Skip to Content Facebook Feature Image

For decades, states have taken foster children's federal benefits. That's starting to change

News

For decades, states have taken foster children's federal benefits. That's starting to change
News

News

For decades, states have taken foster children's federal benefits. That's starting to change

2024-05-18 12:16 Last Updated At:05-19 10:22

JEFFERSON CITY, Mo. (AP) — By the time Jesse Fernandez turned 18, the federal government had paid out thousands of dollars in Social Security survivor's benefits because of the death of his mother. But Jesse's bank account was empty.

The money had all been used by Missouri's foster care system or relatives responsible for his care.

More Images
Brenda Keith, right, and her foster daughter, Alexus, pose for a photo on March 21, 2022, in Mansfield, Mo. States have for decades been using foster children's federal Social Security benefits to help cover the costs of state services. The practice has saved states millions of dollars. But that's beginning to change in some states under pressure from child advocates who contend it is immoral and detrimental to kids. (Brenda Keith via AP)

JEFFERSON CITY, Mo. (AP) — By the time Jesse Fernandez turned 18, the federal government had paid out thousands of dollars in Social Security survivor's benefits because of the death of his mother. But Jesse's bank account was empty.

Maine state Rep. Amy Roeder, left, poses for a photo with her son, Evan, in the Maine House of Representatives on Dec. 7, 2022, in Augusta, Maine. Roeder adopted her son from foster care and has sponsored legislation that would require the state to set aside foster children's Social Security survivor benefits for their unmet needs or future use. (Amy Roeder via AP)

Maine state Rep. Amy Roeder, left, poses for a photo with her son, Evan, in the Maine House of Representatives on Dec. 7, 2022, in Augusta, Maine. Roeder adopted her son from foster care and has sponsored legislation that would require the state to set aside foster children's Social Security survivor benefits for their unmet needs or future use. (Amy Roeder via AP)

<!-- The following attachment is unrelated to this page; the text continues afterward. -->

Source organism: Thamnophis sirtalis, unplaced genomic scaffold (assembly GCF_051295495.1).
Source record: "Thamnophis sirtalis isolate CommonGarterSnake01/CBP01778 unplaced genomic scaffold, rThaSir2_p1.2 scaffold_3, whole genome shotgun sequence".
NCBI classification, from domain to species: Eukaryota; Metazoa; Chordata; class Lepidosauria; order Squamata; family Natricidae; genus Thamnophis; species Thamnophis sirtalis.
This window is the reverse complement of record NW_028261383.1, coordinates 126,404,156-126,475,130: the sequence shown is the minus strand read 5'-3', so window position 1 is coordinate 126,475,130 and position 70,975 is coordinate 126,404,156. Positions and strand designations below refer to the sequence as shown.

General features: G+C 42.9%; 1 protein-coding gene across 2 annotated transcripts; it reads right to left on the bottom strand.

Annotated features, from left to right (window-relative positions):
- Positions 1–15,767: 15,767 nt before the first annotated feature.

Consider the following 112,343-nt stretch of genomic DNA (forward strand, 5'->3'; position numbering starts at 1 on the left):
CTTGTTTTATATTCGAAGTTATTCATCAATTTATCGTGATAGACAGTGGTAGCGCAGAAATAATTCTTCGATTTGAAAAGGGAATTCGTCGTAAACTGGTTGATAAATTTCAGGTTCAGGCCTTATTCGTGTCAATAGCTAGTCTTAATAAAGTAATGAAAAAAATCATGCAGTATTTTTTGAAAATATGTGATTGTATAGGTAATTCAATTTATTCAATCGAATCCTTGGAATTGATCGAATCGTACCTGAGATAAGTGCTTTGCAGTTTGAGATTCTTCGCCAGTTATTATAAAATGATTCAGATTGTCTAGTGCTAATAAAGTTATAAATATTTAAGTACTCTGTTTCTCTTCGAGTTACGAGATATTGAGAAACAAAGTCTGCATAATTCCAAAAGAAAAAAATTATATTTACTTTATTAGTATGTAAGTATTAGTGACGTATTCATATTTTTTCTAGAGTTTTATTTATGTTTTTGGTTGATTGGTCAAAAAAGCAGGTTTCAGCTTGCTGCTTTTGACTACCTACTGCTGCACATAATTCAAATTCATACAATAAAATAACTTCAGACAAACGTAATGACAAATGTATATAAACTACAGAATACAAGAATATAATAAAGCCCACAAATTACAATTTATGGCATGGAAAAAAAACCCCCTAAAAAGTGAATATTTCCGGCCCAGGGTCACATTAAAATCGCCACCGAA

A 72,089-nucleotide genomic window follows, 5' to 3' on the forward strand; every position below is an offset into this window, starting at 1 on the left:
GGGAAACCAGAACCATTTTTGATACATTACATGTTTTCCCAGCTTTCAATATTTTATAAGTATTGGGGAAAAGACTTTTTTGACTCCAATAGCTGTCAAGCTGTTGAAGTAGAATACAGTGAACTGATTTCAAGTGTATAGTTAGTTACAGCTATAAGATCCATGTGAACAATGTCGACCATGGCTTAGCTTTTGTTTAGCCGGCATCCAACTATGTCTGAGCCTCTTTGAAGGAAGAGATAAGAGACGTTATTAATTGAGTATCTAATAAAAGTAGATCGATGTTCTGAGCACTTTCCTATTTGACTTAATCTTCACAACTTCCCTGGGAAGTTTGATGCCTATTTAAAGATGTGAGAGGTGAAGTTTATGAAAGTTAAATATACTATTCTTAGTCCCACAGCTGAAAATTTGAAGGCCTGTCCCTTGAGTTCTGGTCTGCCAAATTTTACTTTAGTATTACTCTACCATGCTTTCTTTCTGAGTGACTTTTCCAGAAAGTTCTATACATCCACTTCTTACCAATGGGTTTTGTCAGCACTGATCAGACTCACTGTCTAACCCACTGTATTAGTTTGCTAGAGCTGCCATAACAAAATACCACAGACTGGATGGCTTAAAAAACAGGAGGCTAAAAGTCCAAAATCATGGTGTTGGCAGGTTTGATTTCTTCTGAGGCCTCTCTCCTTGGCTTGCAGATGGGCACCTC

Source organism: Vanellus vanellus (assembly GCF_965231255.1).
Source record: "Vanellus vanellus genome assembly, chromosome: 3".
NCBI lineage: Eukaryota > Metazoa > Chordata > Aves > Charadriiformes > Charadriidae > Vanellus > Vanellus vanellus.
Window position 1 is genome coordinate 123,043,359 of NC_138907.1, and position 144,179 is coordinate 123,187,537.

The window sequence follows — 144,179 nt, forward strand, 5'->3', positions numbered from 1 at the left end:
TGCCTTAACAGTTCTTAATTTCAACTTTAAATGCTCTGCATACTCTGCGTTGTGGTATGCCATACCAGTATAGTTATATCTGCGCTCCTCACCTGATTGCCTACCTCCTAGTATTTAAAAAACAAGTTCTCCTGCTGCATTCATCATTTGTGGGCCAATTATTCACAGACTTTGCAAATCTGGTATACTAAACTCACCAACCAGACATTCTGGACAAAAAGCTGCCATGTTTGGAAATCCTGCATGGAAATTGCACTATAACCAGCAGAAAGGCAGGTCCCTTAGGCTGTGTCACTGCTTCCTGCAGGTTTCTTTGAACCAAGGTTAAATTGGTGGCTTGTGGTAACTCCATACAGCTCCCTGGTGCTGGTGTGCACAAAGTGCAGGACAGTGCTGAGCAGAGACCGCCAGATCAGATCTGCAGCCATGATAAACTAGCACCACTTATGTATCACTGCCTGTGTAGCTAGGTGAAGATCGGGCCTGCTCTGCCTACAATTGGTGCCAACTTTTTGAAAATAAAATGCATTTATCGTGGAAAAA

Maine state Rep. Amy Roeder, left, poses for a photo with her family, from left to right, son Kurtis, their father Eric Schaefer, and son Evan on March 31, 2024, in Bangor, Maine. Roeder adopted her sons from foster care and has sponsored legislation that would require the state to set aside foster children's Social Security survivor benefits for their unmet needs or future use. (Amy Roeder via AP)

Maine state Rep. Amy Roeder, left, poses for a photo with her family, from left to right, son Kurtis, their father Eric Schaefer, and son Evan on March 31, 2024, in Bangor, Maine. Roeder adopted her sons from foster care and has sponsored legislation that would require the state to set aside foster children's Social Security survivor benefits for their unmet needs or future use. (Amy Roeder via AP)

Jesse Fernandez, center, pets the family cat as he visits his former foster parents Jason and Joyce White Friday, May 17, 2024, in Independence, Mo. Fernandez was paid thousands of dollars of Social Security survivor's benefits because of the death of his mother, but by the time he turned 18, the money had all been used by the state of Missouri and Fernandez's relatives to pay for his foster care. (AP Photo/Charlie Riedel)

Jesse Fernandez, center, pets the family cat as he visits his former foster parents Jason and Joyce White Friday, May 17, 2024, in Independence, Mo. Fernandez was paid thousands of dollars of Social Security survivor's benefits because of the death of his mother, but by the time he turned 18, the money had all been used by the state of Missouri and Fernandez's relatives to pay for his foster care. (AP Photo/Charlie Riedel)

Jesse Fernandez, right, pets the family cat as he visits his former foster parents Jason and Joyce White Friday, May 17, 2024, in Independence, Mo. Fernandez was paid thousands of dollars of Social Security survivor's benefits because of the death of his mother, but by the time he turned 18, the money had all been used by the state of Missouri and Fernandez's relatives to pay for his foster care. (AP Photo/Charlie Riedel)